Edward Young

edward-youngWith a prior record classifying him as an “armed career criminal,” Ed is serving a 15-year mandatory minimum sentence for felon in possession of ammunition after seven shotgun shells – part of a neighbor’s belongings he was holding, without a weapon – were found in his home.

When Edward Young agreed to help his recently widowed neighbor sell some of her late husband’s effects, he had no idea that it would lead to a 15 year mandatory prison sentence.

His troubles started two decades earlier when, as a young man, he committed a series of small time burglaries and served some time in state prison. When he got out in 1996, he vowed to change his ways. And for over 15 years he did. Ed fell in love, got married and became a father.

Unfortunately, in 2011, the father of four made a mistake. He stole some weightlifting equipment and miscellaneous items from a warehouse and vehicles. He had his teenage son along with him during some of the incidents.

Then he made what would turn out to be a bigger mistake – agreeing to help his neighbor. Ed hauled boxes of the widow’s late husband’s belongings to his house to sort before taking the items to the flea market to sell. While sorting, he found seven shotgun shells in the boxes and put them away in a drawer so his kids wouldn’t find them. 

When police showed up at his house to investigate the string of burglaries, they found the shotgun shells. Under federal law, Ed’s 20-year-old convictions barred him from possessing firearms or ammunition. His neighbor’s seven shotgun shells, stashed away in a drawer – even without a weapon to use them – counted.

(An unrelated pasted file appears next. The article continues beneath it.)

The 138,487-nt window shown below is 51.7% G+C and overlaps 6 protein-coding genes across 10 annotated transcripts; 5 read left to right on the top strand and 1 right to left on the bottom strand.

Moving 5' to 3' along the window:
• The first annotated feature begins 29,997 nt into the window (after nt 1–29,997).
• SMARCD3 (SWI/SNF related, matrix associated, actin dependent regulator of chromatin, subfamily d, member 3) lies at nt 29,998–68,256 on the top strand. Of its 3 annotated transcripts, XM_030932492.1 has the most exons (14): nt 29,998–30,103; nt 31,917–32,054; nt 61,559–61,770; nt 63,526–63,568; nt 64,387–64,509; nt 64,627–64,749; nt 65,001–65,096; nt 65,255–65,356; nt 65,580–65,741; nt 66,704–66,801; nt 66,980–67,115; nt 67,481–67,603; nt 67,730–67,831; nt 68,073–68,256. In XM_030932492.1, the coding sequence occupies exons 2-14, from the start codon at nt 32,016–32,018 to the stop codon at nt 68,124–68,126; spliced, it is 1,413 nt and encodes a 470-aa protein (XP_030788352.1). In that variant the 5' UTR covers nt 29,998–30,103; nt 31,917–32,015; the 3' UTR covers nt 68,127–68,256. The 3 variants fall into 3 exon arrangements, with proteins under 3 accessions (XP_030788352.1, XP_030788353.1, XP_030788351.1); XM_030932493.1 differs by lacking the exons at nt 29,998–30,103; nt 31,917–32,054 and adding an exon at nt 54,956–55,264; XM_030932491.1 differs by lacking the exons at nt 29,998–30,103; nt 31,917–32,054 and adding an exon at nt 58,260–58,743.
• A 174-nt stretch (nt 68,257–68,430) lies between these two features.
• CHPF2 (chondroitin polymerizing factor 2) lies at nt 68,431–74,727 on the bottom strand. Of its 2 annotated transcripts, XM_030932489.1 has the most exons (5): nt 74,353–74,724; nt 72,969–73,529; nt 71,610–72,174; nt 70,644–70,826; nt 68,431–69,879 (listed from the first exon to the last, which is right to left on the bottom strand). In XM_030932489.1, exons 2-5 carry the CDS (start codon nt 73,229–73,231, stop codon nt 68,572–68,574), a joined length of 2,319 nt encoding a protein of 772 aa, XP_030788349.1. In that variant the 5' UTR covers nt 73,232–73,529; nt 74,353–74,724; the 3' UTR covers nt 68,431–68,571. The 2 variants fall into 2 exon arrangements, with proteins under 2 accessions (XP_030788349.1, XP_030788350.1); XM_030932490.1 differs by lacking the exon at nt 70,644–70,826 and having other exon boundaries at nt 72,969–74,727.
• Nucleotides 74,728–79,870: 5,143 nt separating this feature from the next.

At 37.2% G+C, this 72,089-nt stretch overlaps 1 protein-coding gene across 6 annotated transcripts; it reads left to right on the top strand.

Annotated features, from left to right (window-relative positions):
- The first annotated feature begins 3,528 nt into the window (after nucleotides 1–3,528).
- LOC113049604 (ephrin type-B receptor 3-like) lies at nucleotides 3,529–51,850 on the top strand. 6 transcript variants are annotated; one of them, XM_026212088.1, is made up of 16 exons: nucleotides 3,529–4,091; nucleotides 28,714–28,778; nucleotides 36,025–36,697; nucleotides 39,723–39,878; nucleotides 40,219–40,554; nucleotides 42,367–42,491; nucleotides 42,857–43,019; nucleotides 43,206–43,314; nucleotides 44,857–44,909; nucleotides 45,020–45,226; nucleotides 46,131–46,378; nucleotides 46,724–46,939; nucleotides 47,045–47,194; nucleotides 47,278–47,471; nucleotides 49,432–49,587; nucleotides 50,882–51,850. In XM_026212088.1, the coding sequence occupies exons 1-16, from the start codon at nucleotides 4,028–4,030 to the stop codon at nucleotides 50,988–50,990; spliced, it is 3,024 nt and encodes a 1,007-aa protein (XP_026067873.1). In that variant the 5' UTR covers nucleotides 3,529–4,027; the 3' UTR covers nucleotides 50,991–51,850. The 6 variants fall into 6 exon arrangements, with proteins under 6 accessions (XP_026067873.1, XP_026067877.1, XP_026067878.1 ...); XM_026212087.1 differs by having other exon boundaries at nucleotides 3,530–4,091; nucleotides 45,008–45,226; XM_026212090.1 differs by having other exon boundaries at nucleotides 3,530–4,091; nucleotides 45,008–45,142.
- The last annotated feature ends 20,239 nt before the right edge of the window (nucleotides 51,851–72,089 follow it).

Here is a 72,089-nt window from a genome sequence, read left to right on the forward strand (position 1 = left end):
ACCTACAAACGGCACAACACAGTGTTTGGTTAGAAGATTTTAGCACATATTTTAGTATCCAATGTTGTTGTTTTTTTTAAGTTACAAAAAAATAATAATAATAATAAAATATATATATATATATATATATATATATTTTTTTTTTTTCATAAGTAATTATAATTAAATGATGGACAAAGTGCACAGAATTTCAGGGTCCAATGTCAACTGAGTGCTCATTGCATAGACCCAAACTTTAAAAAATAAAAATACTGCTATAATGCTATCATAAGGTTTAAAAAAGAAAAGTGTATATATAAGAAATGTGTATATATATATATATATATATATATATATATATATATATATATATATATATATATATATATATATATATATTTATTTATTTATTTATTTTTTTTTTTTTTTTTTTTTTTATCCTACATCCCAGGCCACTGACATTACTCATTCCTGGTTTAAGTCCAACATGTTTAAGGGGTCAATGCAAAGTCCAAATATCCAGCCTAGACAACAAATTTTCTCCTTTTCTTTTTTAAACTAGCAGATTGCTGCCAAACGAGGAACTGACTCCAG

Furthermore, Ed’s prior record meant that federal law considered him an “armed career criminal,” bringing along with the designation a 15-year mandatory prison sentence. It did not matter that, in his life, he had never used a gun to commit a crime, that the shotgun shells were useless to him, or that he did not know it was against federal law for him to possess the shotgun shells. Without any discretion, Ed’s judge was forced to give the 43-year-old father of four a 15-year prison sentence simply for possessing the seven shotgun shells.

Ed made mistakes, there’s no doubt about it, and he admits it himself. He likely would have served some time in state prison for the burglaries, but 15 years for seven shotgun shells and no gun is hardly a sentence that fits the crime – or the offender.

On Sept. 11, 2014, Edward Young lost his appeal, and the U.S. Court of Appeals upheld his 15-year mandatory minimum. On January 22, 2015, Young filed a petition asking the Supreme Court of the United States to review the lower court decision.

The Facts: Edward Young
Sentence: 15 years
Offense: Felon in possession of ammunition
Priors: Several burglary and related convictions (1989-1992); assault (1992 & 2005)
Year sentenced: 2013
Projected release date: May 31, 2025